This year is bringing a myriad of changes on campus, from the new website layout, to our new President, Dr. Brown, to a brand new residence hall that is set to open fall 2014. SGA is following the trend of embracing change and has set a number of goals and created new initiatives to better both the organization and the campus. We hope to strengthen communication on a number of levels and continue to increase our presence on campus by getting more students involved. We have adapted our committees and added the Alumni Affairs committee. This committee’s mission is to strengthen ties to SGA alumni through a bi-annual newsletter, reunions, and other mediums. Additional work being done by other committees includes planning Homecoming, planning the Big Event, reviewing the annual club and organization budget allocation process, continuing communication with the campus administration and staff, and working to collaborate with other clubs and organizations on campus to produce successful initiatives and campaigns.

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Remembering September 11, 2001

University Remembers the Tragedy with Memorial


“Time is passing, yet for the United States of America, there will be no forgetting September 11th. We will remember every rescuer who died in honor. We will remember every family that lives in greif. We will remember the fire and ash, the last phone calls, the funerals of the children.”

- President George W. Bush

In front of Edison Hall, there is a memorial to the victims of September 11, 2001 and miltary veterans.

PHOTO TAKEN by Jessica Roberts

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University Debate Hawks Take on Arizona Debate Institute

Daniel Roman, Kelly Craig, and Jessica Roberts attended the Arizona Debate Institute this August, which included seminars and guest speakers to prepare the team for the upcoming debate season.

The Institute was held at Arizona State Univeristy where debate teams came from all over the United States to enhance their skills,  techniques  and participate in collecting evidence for the upcoming debate year. Universities such as West Point, West Virginia, University of Dallas, CUNY and many others attended.

Daniel Roman, the University’s veteran captain, attended the ADI last summer. Roman is a junior at the University studying political science. He became the captain as a sophomore and spent the last year debating at the Junior Varsity level.

Joining Roman as captain this year is Kelly Craig. Craig is a senior at the University, SGA President and studies political science.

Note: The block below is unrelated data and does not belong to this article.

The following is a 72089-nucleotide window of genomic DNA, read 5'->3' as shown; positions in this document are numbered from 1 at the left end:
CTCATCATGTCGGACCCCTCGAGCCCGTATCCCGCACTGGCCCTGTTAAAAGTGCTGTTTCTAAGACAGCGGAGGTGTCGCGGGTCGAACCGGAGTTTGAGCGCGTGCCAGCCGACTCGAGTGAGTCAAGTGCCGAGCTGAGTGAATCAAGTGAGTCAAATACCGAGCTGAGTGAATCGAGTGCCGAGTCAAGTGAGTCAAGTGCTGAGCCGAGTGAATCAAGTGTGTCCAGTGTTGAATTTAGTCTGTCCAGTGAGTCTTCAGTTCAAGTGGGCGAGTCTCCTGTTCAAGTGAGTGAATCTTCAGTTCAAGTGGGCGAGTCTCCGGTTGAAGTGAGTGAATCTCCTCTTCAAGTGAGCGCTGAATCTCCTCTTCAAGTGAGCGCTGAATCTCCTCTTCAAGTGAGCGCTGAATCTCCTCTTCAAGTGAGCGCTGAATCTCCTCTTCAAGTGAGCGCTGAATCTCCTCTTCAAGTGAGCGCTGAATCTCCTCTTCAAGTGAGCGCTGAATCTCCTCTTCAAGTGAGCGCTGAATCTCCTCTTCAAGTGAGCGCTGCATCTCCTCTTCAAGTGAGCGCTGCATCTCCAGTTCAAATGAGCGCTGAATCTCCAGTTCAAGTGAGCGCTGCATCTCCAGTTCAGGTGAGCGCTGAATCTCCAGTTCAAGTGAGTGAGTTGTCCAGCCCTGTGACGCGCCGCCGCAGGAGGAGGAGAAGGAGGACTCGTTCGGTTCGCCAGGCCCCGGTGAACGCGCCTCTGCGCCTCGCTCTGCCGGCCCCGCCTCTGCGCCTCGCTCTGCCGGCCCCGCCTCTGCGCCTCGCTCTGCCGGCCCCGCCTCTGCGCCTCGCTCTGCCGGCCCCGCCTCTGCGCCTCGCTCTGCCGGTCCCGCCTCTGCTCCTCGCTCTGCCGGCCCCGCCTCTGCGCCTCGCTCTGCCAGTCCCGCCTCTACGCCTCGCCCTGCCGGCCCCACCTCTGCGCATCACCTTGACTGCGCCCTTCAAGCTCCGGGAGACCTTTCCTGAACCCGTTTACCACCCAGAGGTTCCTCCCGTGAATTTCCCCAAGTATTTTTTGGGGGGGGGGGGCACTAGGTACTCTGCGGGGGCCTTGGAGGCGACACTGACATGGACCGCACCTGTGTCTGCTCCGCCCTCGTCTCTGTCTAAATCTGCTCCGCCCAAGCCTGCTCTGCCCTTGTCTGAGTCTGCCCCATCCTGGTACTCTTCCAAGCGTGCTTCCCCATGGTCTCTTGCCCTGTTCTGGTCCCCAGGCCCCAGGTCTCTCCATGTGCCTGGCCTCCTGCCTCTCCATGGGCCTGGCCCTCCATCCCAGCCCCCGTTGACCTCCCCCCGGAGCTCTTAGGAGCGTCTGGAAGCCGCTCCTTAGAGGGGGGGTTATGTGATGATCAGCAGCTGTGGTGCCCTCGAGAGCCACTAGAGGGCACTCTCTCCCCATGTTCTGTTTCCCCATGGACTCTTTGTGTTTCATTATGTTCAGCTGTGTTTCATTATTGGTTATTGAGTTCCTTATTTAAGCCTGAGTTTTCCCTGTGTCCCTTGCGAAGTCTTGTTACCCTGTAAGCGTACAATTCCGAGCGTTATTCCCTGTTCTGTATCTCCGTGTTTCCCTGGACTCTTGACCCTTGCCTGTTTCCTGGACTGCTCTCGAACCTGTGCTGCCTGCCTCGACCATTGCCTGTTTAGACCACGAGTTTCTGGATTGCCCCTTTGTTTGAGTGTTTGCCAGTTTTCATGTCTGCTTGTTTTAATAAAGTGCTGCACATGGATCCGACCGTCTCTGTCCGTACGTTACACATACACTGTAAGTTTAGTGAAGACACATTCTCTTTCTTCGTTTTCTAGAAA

Last year Craig won the Western Novice Debate Championship with partner, Michelle Grushko in Sacramento, Calif. last March.

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LSAT Prep Classes: What Advantages Do They Offer?

As a prequisite for all law school applications, the LSAT is important in evaluating a student’s ability to place in the best legal program possible.

Many people believe that the LSAT is a test on the law; this is not the case. The LSAT is an exam that primarily tests one’s skills in logical thinking and critical analysis.

With “Logic games,” logical reasoning, and reading comprehension, the test focuses on three main sections in addition to a writing sample and an experimental section, and is scored from 130 (lowest) to 180 (perfect). As the test draws closer, many students have a myriad of questions regarding how anyone should prepare for the LSAT. Generally, there is no specific time one should begin preparation. Many students begin their training at different times before test-day.

The most popular test dates are in June and October, according to Dr. Gregroy Bordelon, lecturer of the political science department and the pre-law advisor for students at the University. Bordelon explains there are several reasons he pushes for students to take the LSAT in June.

“First, the June test will allow a reportable score to come back before the fall semester of the student’s senior year starts and that way, the student has more time to realistically research law schools, look at historical LSAT scores of those schools prior admitting classes, speak often with their pre-law advisor, and really do their homework on whether law is for them.”

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New SGA President and Vice President Hope to Tackle: Priority Registration, Perspectives Courses and Others

Kelly Craig and Alexandra Tuyahow have been elected President and Vice President of the Student Government Association for the 2013-2014 school year and are looking to take their prior experiences and apply them to their new positions.